Do you love those interactive maps that report United States election results on television?
I loved the GIS map interface, the effortless drill-downs and rollups, the comparison of this election to previous ones, the simultaneous display of multiple measures and the rich touch-screen navigation.
There are no blue screens of death. Never does a pesky dialogue box appear that points to a software bug or a data bust. I saw no sluggish screen refreshes.
In enterprise terms, we watched a well-designed interactive visualization application. Don’t you wish you had the same capability for your enterprise?
Here’s what it takes:
Software is everything. It’s the glue that makes every application work. The number of vendors in the market for visualization software is enormous. Read this year’s Gartner report for a comprehensive discussion of the pros and cons of the many vendors and their software.
If you’ve already licensed a major visualization software package, make a serious effort to avoid licensing another one. Loading up on too much software is a high-cost mistake many organizations make. The problem isn’t the software licensing fees; it’s the significant annual operation and support cost that accompanies every software package you license.
It’s not about the sizzle on the screen. The visual appeal and interactivity of the visualization application make it easy to lose sight of the business goal that underlies visualization. This technology is about:
- making data-driven decisions very frequently as opposed to relying on gut feel;
- making decisions much faster than market peers as opposed to always waiting for someone scrambling to assemble data;
- executing decisions as intended most of the time as opposed to being derailed by those who are reluctant and hold a veto but shouldn’t.
Help your organization stay focused on the business drivers for the interactive visualization application.
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Application portfolio gaps
A surprisingly large number of organizations operate with gaps in their application portfolio. Often these gaps are partially and awkwardly papered over by myriad brittle, finicky Excel workbooks.
Data in these Excel workbooks can’t support your visualization goals. Relying on data stored in Excel workbooks is a significant risk factor that can torpedo your visualization application project. Plan to fill the gaps in your application portfolio, and you will discover various business benefits that will justify this investment.
Excel reporting wizardry
Management is often surprised to discover that the monthly reporting packages they rely on aren’t simply produced by various applications but are the product of many intense Excel data manipulations performed by various full-time business analysts.
This situation exists because the underlying applications:
- are oriented to transaction processing, not sophisticated reporting;
- are being operated to achieve ultra-low cost; the side effect is that data quality is undermined;
- were implemented in a rush; insufficient attention was paid to application integration and reinforcement of best data management practices.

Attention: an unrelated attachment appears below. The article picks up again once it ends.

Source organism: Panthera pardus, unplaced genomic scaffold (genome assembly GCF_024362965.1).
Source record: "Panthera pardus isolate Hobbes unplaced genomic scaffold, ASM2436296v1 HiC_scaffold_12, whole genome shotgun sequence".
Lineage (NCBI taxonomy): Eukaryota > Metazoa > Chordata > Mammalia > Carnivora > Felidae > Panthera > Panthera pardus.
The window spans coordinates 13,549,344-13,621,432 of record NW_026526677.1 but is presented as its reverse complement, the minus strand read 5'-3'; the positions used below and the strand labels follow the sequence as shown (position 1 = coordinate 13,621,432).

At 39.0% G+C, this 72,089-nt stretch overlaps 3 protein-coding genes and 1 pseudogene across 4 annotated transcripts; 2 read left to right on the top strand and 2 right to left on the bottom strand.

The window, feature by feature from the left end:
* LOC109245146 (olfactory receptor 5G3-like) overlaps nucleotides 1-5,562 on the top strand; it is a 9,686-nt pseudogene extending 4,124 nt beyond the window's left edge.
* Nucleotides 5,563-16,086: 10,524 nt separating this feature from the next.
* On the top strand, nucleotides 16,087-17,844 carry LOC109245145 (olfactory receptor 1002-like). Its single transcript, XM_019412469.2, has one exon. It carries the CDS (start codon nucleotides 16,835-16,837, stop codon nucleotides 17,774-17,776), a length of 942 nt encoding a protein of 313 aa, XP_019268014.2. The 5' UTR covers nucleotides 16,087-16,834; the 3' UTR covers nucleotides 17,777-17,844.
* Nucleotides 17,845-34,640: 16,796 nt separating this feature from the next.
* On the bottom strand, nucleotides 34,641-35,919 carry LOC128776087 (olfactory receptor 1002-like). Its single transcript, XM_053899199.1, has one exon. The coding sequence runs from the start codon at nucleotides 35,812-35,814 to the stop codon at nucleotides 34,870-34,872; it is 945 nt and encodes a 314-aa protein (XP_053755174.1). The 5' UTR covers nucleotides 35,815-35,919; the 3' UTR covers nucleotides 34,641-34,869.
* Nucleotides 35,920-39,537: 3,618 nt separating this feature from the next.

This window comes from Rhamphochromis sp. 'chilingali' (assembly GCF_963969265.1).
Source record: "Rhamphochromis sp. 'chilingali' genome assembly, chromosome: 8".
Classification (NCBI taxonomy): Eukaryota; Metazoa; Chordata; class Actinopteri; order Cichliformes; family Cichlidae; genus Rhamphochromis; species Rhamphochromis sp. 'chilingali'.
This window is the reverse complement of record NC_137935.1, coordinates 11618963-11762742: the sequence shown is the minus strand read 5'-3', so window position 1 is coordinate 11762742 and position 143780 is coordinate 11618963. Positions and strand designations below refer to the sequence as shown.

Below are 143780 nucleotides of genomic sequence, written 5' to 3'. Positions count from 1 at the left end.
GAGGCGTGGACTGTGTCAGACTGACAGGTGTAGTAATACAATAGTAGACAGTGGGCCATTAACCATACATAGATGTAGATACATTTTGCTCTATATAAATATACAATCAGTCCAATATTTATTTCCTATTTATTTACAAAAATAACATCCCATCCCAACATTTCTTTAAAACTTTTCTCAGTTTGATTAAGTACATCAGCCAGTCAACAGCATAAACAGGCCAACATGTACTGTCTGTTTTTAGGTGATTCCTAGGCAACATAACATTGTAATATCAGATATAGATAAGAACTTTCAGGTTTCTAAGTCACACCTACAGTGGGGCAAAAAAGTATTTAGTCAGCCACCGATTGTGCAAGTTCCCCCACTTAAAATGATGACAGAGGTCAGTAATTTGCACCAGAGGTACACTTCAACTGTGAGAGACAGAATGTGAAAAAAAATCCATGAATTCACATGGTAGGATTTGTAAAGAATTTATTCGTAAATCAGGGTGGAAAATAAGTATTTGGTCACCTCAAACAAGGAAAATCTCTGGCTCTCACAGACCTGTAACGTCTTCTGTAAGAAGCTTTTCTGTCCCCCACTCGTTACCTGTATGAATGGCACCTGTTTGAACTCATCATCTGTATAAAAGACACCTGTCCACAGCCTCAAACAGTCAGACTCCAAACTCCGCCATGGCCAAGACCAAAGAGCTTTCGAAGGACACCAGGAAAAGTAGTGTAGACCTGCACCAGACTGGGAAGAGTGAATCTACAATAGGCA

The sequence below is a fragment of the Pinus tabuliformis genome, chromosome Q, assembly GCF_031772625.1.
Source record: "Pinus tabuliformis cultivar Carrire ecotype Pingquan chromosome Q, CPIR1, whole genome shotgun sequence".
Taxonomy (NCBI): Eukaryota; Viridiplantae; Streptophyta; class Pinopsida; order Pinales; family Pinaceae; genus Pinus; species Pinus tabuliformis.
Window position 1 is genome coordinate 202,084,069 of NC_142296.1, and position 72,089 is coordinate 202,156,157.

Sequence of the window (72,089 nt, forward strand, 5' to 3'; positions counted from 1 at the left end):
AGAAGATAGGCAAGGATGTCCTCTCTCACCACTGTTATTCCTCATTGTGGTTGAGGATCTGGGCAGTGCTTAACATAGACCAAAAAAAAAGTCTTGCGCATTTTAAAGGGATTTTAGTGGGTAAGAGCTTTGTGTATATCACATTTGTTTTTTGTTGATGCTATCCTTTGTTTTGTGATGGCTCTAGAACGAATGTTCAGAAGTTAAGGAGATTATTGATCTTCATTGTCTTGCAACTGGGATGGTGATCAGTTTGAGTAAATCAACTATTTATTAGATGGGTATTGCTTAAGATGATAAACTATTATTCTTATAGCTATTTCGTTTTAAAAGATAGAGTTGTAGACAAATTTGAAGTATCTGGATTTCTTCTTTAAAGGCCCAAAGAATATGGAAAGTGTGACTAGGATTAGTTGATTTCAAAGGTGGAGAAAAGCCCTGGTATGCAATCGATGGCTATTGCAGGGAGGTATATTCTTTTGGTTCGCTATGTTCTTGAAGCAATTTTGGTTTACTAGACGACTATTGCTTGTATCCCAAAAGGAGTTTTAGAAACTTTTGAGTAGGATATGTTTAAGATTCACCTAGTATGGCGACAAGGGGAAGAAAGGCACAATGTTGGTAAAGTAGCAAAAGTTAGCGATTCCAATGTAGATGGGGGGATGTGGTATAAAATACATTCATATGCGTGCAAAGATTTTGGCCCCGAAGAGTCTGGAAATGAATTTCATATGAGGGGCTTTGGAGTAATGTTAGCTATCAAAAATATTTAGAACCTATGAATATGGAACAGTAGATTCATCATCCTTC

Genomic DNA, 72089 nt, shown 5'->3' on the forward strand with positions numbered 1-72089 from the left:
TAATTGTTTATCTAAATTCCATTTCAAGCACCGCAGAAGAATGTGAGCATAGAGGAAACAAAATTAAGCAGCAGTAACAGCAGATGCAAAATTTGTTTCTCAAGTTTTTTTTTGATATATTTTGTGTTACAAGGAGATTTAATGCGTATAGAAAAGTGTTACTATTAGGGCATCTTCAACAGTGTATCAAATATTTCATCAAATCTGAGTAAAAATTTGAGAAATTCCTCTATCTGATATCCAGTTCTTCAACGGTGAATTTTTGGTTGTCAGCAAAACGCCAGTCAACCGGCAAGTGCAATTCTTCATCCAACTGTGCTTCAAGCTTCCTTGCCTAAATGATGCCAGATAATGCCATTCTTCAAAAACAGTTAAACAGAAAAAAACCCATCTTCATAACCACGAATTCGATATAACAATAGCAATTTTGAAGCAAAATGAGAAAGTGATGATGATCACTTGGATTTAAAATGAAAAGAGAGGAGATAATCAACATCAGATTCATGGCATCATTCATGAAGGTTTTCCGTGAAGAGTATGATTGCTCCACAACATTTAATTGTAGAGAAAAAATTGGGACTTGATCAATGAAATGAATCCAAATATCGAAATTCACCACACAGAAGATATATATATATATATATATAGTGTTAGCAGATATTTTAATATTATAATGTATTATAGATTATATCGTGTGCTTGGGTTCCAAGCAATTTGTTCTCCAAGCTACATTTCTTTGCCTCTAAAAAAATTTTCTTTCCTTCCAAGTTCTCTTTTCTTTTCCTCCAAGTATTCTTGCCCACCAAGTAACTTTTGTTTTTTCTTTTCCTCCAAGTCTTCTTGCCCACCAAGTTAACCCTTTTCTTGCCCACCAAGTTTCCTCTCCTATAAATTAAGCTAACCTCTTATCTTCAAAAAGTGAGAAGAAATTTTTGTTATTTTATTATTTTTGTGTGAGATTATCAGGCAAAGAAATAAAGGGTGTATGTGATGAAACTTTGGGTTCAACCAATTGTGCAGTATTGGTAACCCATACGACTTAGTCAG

These issues will conspire to thwart your goal of replacing your current monthly reporting process with a more responsive, interactive, near-real-time visualization application. Plan to improve data management practices.
Visualization applications are most valuable when they display data from multiple applications. This capability rests on integrating data across the datastores that underlie the individual applications.
Effective data integration can be challenging to achieve because each application uses:
- unique and incompatible identifiers;
- different sets of values for reference data;
- slightly different period cutoff dates;
- different date formats.
These issues can make the results displayed by your visualization application look silly or even stupid. These issues are significantly reduced when the organization uses enterprise resource planning (ERP) software. Plan to improve data integration.
Large, high-resolution screens
Many of the large, high-resolution touch screens we see in television studios are the Microsoft Surface Hub. Think of the Surface Hub as a giant tablet. Alternatives include:
- interactive whiteboards from vendors like SMART Technologies;
- giant monitors like the Dell 75 4K Interactive Touch Monitor;
- Video walls from vendors like Barco for really huge displays.
The screen decision is driven by considerations including:
- the sophistication of the visualization application;
- your budget;
- the expectations of your audience.
While many of the leading visualization software packages include light geographical information system (GIS) functionality for creating maps, it may be necessary to complement your visualization software with more sophisticated GIS software.
GIS software requires a significant investment in talent, data and computing infrastructure. The leading GIS software packages are licensed from ESRI. For a quick primer on GIS, read the pages at What is GIS?
Don’t add GIS software to your visualization application unless your preferred visualization software package can’t meet your requirements and you’re highly confident that those requirements are essential.
Yogi Schulz has over 40 years of information technology experience in various industries. Yogi works extensively in the petroleum industry. He manages projects that arise from changes in business requirements, the need to leverage technology opportunities, and mergers. His specialties include IT strategy, web strategy and project management.
For interview requests, click here.
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